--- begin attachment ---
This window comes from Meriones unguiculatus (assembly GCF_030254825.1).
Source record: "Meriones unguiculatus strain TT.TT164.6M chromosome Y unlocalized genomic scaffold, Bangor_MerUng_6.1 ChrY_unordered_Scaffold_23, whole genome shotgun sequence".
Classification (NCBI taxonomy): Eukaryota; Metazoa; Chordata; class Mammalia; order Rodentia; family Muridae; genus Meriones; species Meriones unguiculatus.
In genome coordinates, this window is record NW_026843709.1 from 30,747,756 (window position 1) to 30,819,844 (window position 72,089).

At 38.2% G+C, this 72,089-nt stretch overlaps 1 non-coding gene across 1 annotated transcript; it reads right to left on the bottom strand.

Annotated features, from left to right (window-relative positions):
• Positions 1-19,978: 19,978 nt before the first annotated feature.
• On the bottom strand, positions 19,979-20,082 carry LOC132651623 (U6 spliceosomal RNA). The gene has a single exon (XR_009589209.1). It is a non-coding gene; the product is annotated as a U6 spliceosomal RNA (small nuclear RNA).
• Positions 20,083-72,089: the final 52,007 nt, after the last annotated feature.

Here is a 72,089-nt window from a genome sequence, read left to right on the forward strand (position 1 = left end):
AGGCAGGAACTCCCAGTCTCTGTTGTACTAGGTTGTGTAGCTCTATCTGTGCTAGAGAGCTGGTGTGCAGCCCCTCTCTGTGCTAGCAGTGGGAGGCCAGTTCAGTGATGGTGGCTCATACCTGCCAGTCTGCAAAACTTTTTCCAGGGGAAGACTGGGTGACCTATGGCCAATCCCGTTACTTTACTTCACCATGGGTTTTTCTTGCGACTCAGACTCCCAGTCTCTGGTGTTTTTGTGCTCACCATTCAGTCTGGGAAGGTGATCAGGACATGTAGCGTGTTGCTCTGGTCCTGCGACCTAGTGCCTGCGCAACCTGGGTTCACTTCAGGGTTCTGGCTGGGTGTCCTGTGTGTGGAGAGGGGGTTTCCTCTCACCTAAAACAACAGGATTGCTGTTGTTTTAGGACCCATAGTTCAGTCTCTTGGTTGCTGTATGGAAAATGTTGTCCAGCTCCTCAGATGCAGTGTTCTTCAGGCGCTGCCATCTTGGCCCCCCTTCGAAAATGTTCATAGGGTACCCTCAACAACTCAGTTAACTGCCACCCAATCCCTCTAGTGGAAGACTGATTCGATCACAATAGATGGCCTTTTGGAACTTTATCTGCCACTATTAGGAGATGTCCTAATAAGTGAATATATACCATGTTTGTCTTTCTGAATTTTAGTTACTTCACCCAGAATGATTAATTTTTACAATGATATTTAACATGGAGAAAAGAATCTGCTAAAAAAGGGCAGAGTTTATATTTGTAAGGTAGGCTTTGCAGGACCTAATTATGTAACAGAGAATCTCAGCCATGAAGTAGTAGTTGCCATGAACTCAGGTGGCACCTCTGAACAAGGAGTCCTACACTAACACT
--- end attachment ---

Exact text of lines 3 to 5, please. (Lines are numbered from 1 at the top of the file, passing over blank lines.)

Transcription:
Classification (NCBI taxonomy): Eukaryota; Metazoa; Chordata; class Mammalia; order Rodentia; family Muridae; genus Meriones; species Meriones unguiculatus.
In genome coordinates, this window is record NW_026843709.1 from 30,747,756 (window position 1) to 30,819,844 (window position 72,089).

At 38.2% G+C, this 72,089-nt stretch overlaps 1 non-coding gene across 1 annotated transcript; it reads right to left on the bottom strand.